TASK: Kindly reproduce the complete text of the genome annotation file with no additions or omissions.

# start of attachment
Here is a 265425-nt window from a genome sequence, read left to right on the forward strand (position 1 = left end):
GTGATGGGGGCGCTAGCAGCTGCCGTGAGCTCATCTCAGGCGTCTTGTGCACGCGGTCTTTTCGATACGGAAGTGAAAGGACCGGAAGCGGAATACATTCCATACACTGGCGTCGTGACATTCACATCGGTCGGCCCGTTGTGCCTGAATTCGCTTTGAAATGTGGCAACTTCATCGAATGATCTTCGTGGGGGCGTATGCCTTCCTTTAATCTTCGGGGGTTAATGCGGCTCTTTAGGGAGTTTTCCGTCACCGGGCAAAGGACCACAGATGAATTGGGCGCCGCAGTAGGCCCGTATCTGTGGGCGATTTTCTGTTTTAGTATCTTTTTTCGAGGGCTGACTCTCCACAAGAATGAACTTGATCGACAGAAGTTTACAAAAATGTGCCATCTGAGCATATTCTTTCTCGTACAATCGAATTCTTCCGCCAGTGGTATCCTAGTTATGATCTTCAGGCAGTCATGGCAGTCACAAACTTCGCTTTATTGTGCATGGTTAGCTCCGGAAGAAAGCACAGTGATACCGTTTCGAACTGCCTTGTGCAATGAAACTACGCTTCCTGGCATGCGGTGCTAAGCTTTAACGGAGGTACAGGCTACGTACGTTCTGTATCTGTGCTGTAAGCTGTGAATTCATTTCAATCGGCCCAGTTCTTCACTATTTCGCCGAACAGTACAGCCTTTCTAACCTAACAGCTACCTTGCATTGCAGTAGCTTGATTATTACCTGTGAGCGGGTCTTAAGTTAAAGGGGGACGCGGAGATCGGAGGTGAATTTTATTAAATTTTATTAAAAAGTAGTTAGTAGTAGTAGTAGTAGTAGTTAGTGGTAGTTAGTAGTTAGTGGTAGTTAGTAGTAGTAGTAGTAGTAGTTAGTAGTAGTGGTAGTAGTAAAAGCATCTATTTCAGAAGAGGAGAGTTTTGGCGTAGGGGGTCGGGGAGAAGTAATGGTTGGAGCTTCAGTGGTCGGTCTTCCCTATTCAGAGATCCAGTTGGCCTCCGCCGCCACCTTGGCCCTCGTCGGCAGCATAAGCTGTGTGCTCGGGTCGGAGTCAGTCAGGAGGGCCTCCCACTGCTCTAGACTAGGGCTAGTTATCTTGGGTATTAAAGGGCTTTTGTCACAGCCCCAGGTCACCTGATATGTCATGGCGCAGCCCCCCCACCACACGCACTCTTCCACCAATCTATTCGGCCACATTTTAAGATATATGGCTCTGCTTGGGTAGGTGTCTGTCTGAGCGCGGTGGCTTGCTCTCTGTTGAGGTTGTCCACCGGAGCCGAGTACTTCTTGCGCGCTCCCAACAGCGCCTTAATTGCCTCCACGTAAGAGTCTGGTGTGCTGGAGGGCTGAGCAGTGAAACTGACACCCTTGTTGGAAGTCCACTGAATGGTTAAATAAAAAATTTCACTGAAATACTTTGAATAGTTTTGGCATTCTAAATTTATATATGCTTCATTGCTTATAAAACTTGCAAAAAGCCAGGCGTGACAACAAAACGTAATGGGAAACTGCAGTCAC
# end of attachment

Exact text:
Here is a 265425-nt window from a genome sequence, read left to right on the forward strand (position 1 = left end):
GTGATGGGGGCGCTAGCAGCTGCCGTGAGCTCATCTCAGGCGTCTTGTGCACGCGGTCTTTTCGATACGGAAGTGAAAGGACCGGAAGCGGAATACATTCCATACACTGGCGTCGTGACATTCACATCGGTCGGCCCGTTGTGCCTGAATTCGCTTTGAAATGTGGCAACTTCATCGAATGATCTTCGTGGGGGCGTATGCCTTCCTTTAATCTTCGGGGGTTAATGCGGCTCTTTAGGGAGTTTTCCGTCACCGGGCAAAGGACCACAGATGAATTGGGCGCCGCAGTAGGCCCGTATCTGTGGGCGATTTTCTGTTTTAGTATCTTTTTTCGAGGGCTGACTCTCCACAAGAATGAACTTGATCGACAGAAGTTTACAAAAATGTGCCATCTGAGCATATTCTTTCTCGTACAATCGAATTCTTCCGCCAGTGGTATCCTAGTTATGATCTTCAGGCAGTCATGGCAGTCACAAACTTCGCTTTATTGTGCATGGTTAGCTCCGGAAGAAAGCACAGTGATACCGTTTCGAACTGCCTTGTGCAATGAAACTACGCTTCCTGGCATGCGGTGCTAAGCTTTAACGGAGGTACAGGCTACGTACGTTCTGTATCTGTGCTGTAAGCTGTGAATTCATTTCAATCGGCCCAGTTCTTCACTATTTCGCCGAACAGTACAGCCTTTCTAACCTAACAGCTACCTTGCATTGCAGTAGCTTGATTATTACCTGTGAGCGGGTCTTAAGTTAAAGGGGGACGCGGAGATCGGAGGTGAATTTTATTAAATTTTATTAAAAAGTAGTTAGTAGTAGTAGTAGTAGTAGTTAGTGGTAGTTAGTAGTTAGTGGTAGTTAGTAGTAGTAGTAGTAGTAGTTAGTAGTAGTGGTAGTAGTAAAAGCATCTATTTCAGAAGAGGAGAGTTTTGGCGTAGGGGGTCGGGGAGAAGTAATGGTTGGAGCTTCAGTGGTCGGTCTTCCCTATTCAGAGATCCAGTTGGCCTCCGCCGCCACCTTGGCCCTCGTCGGCAGCATAAGCTGTGTGCTCGGGTCGGAGTCAGTCAGGAGGGCCTCCCACTGCTCTAGACTAGGGCTAGTTATCTTGGGTATTAAAGGGCTTTTGTCACAGCCCCAGGTCACCTGATATGTCATGGCGCAGCCCCCCCACCACACGCACTCTTCCACCAATCTATTCGGCCACATTTTAAGATATATGGCTCTGCTTGGGTAGGTGTCTGTCTGAGCGCGGTGGCTTGCTCTCTGTTGAGGTTGTCCACCGGAGCCGAGTACTTCTTGCGCGCTCCCAACAGCGCCTTAATTGCCTCCACGTAAGAGTCTGGTGTGCTGGAGGGCTGAGCAGTGAAACTGACACCCTTGTTGGAAGTCCACTGAATGGTTAAATAAAAAATTTCACTGAAATACTTTGAATAGTTTTGGCATTCTAAATTTATATATGCTTCATTGCTTATAAAACTTGCAAAAAGCCAGGCGTGACAACAAAACGTAATGGGAAACTGCAGTCAC